July 25, 2010 – July 31, 2010
“Each of the ancient prophets spoke less for their own time than for ours … their prophesying is in force for us … Daniel, Isaiah, and Ezekiel … spoke of things that … reached down to the future, and to what should occur in these last days.” Selected Messages, Book 3, 338, 419, 420.
As a result of renewed apostasy, what did the professed church in Christ’s day look like? How was the situation of the church in Christ’s day comparable to the church during the time of the Babylonian captivity? What were the contrasts?
Here the story gets even more complicated. The Jewish leaders in Christ’s time seemed to understand, at least by way of terminology, that the purpose of God’s church was to bear children—and that’s exactly what they claimed to be, the children of the true church. This is what they claimed when they said, “We are Abraham’s descendants, and have never been in bondage to anyone.” It may seem simple in hindsight to see that they missed the most obvious spiritual applications of the seed bearing church, but it was missed nonetheless. In reality, and contrary to the claims of its leaders, the professed church of the Jewish nation in Christ’s day had actually returned to a Babylonian type captivity—a captivity that contrasted physically and paralleled spiritually the ancient Babylonian captivity.
The Jewish church had become spiritually bankrupt—in aggregate an old wine bottle such as Jesus referred to in Luke 5:37–39. A new church arose alongside the decaying edifice of the Jewish church before anyone, either founders of the new or guardians of the old, fully understood what was happening! Let’s proceed to highlight a few of these details.
“The Pharisees opposed the teachings of Jesus with all their force, and Jesus turned from the recognized religious leaders to find in others new bottles for the new wine. In the untutored fisherman, in the publican at the market-place, in the woman of Samaria, in the common people who heard him gladly, he found his new bottles for the new wine. …
“God’s people must go on from light to a greater light, or they will become, as did the Pharisees, unwilling to receive additional light. They will find themselves in the condition represented by withered, dried-up bottles. In their religious faith they will be unmovable, inflexible, like the withered fig tree dried up by the roots. …
“The lessons which Jesus taught in the parables should be carefully studied; they contain instruction for his people in these last days … Christ, the consolation of Israel, had come unto his own, but his own received him not. He must find new bottles to contain his new wine.” The Signs of the Times, September 19, 1892.
1 What did the Jewish church look like in the time of Christ? How did the experience of the Jewish church in Christ’s day parallel the experience of the Babylonian captivity? In what ways was the experience in contrast to the Babylonian captivity?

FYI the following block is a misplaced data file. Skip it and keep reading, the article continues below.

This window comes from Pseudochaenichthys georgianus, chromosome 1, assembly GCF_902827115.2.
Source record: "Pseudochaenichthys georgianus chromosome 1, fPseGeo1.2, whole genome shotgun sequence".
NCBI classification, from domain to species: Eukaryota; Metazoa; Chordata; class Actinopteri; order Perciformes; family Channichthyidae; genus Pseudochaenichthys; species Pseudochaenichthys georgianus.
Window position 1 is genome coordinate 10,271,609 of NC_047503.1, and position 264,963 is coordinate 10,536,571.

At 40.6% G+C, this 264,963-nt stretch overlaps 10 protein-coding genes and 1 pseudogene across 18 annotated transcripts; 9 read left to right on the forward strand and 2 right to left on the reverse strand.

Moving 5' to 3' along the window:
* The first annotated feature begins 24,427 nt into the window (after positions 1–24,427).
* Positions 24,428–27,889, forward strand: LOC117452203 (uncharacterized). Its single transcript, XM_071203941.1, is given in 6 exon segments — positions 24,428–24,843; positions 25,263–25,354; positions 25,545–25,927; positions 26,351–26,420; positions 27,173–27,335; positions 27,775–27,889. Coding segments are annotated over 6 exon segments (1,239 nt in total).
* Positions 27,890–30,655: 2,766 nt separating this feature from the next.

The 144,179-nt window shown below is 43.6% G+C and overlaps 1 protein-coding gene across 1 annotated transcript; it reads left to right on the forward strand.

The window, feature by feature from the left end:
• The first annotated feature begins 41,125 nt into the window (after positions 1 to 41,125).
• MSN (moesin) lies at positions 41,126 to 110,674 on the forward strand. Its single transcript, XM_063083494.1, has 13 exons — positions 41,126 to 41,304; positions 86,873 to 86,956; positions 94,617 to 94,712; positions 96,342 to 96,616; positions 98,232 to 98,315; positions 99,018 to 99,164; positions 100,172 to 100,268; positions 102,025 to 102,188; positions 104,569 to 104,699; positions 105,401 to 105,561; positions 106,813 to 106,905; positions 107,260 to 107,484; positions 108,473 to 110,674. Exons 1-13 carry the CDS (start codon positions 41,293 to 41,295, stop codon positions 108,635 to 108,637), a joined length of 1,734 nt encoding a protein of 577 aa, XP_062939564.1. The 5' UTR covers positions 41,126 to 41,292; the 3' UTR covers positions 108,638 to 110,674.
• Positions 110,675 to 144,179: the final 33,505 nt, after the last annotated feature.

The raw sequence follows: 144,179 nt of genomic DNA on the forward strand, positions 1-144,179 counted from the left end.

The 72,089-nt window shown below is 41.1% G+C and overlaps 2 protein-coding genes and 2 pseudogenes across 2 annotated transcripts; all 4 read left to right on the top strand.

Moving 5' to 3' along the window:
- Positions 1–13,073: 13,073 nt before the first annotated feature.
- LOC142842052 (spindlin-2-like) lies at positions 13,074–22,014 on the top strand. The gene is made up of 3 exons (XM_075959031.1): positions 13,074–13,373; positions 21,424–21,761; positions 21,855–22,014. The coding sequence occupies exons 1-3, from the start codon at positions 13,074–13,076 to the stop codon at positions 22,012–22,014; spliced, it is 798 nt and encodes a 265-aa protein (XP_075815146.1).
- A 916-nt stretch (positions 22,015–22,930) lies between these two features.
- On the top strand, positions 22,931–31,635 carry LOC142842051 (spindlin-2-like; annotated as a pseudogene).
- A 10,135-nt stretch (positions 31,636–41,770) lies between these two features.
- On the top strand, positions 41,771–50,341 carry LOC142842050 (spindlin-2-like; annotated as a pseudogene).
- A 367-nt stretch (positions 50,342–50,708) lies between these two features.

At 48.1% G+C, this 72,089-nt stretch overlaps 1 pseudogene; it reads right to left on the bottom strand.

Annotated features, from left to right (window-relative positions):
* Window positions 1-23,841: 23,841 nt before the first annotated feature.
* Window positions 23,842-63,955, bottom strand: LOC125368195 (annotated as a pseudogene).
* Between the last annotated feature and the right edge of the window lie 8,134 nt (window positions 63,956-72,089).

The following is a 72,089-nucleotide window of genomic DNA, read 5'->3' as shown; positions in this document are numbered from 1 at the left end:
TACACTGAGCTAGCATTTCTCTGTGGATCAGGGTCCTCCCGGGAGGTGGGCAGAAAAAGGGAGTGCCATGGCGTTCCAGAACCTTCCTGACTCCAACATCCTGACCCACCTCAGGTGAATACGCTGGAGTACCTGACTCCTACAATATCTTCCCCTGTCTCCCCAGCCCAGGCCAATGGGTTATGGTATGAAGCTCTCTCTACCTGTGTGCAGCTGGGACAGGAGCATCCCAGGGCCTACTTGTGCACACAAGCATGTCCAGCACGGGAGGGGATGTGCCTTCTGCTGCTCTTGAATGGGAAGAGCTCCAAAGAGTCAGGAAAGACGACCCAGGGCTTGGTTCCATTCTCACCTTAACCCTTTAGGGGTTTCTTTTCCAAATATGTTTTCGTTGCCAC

Review and Discuss:
The captor nation now in question was Rome. (It is interesting to note in this context that Peter later was to refer to the capital, Rome, as “Babylon.” I Peter 5:13.)
The nation/church of Israel was in near complete captivity to Rome—its civil and spiritual leaders, vassals to Rome, as Zedechiah and his immediate predecessors had been to Nebuchadnezzar. Yet instead of reducing the church to rubble, the captors had helped to beautify and embellish the temple. (Despite outward beautification, the church, as in the time of Jeremiah, was desolate—destitute of the Spirit of Christ. Matthew 23:38.) The temple church had become a “den of thieves.”
Once again, God’s people were in complete denial about the fact that they were in bondage! Note the claim made by one faction of the leaders of the professed church to Christ: “They [the Pharisees] answered him, We be Abraham’s seed, and were never in bondage to any man: how sayest thou, Ye shall be made free?” John 8:33.
There now seemed to be many pastors (priests), but yet there were no shepherds! “… Jesus … was moved with compassion for them [multitudes], because they were like sheep not having a shepherd.” Mark 6:34.
Unlike the previous Babylonian captivity, there were now schools for religious instruction associated with the churches—yet not in any of them was there found a place fit for proper instruction! “In the days of Christ the town or city that did not provide for the religious instruction of the young was regarded as under the curse of God. Yet … tradition had in a great degree supplanted the Scriptures. … The principles of the law were obscured.” The Desire of Ages, 69.
As in Jeremiah’s time, a false trust was placed in the professed church—in the ordinances and buildings that had been dedicated by and to God. The forms of religion continued despite the deep divisions of a conservative and liberal class.
The forms of this church carried on, largely uninterrupted clear past the zenith of the early Christian church. The Jewish temple-church soldiered on after the gospel had gone to every person in the world (Colossians 1:23)! It continued on after the key leaders of the early Christian church; Stephen, James, Peter and Paul all had been martyred for their faith.
2 Did Christ also profess to be the head of the church? Was it the same church described above? See Matthew 16:18; John 10:1–9, 11, 16; Matthew 23:32–39; John 15:1, 5, 7, 8; John 8: 34–36.
Christ also professed to be the leader of the true church. It consisted largely of outcasts, but anyone and all were invited to join: foreigner or Pharisee; fisherman or lawyer; man, woman, or child. Here are some of the claims of Christ regarding this: “on this rock [Christ] I will build my church” and “I am the door. … I am the Good Shepherd … other sheep I have … there will be one flock and one Shepherd … my sheep hear my voice.” Christ explained captivity and the church’s purpose of bearing fruit and bearing children in terms like these:
“I am the true vine … you are the branches … if you abide in Me, and my Words abide in you … you bear much fruit; so you will be my disciples” and “you must be born again” and “whoever commits sin is a slave … a slave does not abide in the house forever. Therefore if the Son makes you free, you shall be free indeed.”
3 What did the prospects for this new church look like in Christ’s day? What was their experience?
Review and Discuss:
Christ’s own people reject Him (Luke 4:16–30).
The glory Christ brought to the temple was unrecognized.